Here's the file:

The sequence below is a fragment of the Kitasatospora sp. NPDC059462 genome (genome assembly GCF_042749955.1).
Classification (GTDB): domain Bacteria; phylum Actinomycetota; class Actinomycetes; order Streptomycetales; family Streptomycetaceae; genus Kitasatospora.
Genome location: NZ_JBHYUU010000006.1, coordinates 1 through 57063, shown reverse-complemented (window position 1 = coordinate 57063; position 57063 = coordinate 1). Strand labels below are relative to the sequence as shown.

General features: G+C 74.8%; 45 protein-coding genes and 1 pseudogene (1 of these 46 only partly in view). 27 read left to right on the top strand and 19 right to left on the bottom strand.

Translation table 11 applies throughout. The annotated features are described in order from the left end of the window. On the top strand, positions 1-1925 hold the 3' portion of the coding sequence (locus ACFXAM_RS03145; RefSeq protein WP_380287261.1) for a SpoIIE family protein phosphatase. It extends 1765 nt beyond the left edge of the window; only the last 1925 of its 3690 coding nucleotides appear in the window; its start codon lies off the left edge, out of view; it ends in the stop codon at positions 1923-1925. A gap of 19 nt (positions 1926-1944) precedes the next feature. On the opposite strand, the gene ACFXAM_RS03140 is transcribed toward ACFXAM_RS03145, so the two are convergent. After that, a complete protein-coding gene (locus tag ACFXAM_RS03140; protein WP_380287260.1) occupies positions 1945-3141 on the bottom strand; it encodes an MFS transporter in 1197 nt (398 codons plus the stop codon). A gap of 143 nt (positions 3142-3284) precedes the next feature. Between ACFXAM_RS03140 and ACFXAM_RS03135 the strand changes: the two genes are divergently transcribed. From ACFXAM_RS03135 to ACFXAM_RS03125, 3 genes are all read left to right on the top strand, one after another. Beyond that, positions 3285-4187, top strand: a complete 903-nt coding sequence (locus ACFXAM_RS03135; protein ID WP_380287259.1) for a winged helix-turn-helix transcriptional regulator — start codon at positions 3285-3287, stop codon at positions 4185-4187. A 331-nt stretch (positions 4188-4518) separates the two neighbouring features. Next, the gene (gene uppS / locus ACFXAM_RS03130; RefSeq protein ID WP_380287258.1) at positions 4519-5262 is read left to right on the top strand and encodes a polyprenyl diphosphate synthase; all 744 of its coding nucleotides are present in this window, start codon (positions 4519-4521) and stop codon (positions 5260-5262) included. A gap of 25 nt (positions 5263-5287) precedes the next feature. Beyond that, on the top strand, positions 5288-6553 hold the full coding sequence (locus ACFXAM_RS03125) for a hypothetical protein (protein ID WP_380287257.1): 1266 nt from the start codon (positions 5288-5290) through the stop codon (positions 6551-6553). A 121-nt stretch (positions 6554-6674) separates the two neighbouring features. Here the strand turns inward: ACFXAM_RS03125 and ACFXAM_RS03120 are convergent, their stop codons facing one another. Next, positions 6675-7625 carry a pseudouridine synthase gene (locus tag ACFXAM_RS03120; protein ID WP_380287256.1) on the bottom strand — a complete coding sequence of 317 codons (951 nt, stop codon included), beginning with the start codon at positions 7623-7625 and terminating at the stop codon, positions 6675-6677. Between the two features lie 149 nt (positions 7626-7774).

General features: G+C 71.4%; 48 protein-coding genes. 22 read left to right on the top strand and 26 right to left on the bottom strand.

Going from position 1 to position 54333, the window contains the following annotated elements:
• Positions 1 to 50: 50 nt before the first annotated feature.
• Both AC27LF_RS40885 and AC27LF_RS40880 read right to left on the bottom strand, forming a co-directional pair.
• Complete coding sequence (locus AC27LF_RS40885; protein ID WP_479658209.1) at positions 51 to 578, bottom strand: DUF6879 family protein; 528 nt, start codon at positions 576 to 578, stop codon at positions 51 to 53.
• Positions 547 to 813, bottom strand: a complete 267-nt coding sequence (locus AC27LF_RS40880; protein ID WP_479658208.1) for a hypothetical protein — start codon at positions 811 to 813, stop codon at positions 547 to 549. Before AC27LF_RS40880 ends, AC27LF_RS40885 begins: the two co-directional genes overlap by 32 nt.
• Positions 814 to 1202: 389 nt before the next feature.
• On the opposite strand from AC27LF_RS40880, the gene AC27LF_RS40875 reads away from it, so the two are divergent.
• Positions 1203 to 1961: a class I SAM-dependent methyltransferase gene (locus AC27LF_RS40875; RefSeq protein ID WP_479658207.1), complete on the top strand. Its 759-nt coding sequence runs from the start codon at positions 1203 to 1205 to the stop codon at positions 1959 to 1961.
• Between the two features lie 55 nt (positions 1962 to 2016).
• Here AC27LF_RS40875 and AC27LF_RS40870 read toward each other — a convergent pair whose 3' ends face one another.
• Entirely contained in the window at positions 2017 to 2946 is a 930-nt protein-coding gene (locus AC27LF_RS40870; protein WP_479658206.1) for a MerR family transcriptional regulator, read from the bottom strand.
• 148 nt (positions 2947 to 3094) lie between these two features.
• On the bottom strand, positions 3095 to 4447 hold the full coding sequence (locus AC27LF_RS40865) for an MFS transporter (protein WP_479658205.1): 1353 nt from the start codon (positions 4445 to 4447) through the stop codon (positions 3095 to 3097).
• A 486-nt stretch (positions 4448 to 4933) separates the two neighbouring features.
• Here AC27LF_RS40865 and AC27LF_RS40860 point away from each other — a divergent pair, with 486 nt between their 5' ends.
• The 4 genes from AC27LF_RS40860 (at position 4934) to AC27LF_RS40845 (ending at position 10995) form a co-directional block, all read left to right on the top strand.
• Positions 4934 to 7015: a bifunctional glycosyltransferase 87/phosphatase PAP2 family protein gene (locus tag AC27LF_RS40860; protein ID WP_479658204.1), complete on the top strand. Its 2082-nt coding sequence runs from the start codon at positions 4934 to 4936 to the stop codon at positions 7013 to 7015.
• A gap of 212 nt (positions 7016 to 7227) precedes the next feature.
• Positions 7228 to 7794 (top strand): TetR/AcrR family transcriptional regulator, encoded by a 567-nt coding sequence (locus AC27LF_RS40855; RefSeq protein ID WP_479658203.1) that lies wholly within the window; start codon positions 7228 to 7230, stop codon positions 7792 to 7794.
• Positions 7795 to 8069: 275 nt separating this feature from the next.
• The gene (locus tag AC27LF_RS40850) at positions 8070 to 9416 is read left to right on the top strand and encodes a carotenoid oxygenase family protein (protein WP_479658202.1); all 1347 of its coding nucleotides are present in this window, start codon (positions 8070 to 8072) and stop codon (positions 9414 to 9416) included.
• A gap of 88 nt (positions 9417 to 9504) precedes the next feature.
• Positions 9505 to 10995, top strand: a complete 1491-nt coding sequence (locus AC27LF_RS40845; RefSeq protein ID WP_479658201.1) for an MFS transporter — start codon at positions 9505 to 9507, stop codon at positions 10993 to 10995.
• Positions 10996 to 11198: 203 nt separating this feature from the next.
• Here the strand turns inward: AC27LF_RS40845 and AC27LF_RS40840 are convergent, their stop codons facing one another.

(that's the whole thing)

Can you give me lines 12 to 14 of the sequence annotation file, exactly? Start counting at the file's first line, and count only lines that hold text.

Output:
• Positions 814 to 1202: 389 nt before the next feature.
• On the opposite strand from AC27LF_RS40880, the gene AC27LF_RS40875 reads away from it, so the two are divergent.
• Positions 1203 to 1961: a class I SAM-dependent methyltransferase gene (locus AC27LF_RS40875; RefSeq protein ID WP_479658207.1), complete on the top strand. Its 759-nt coding sequence runs from the start codon at positions 1203 to 1205 to the stop codon at positions 1959 to 1961.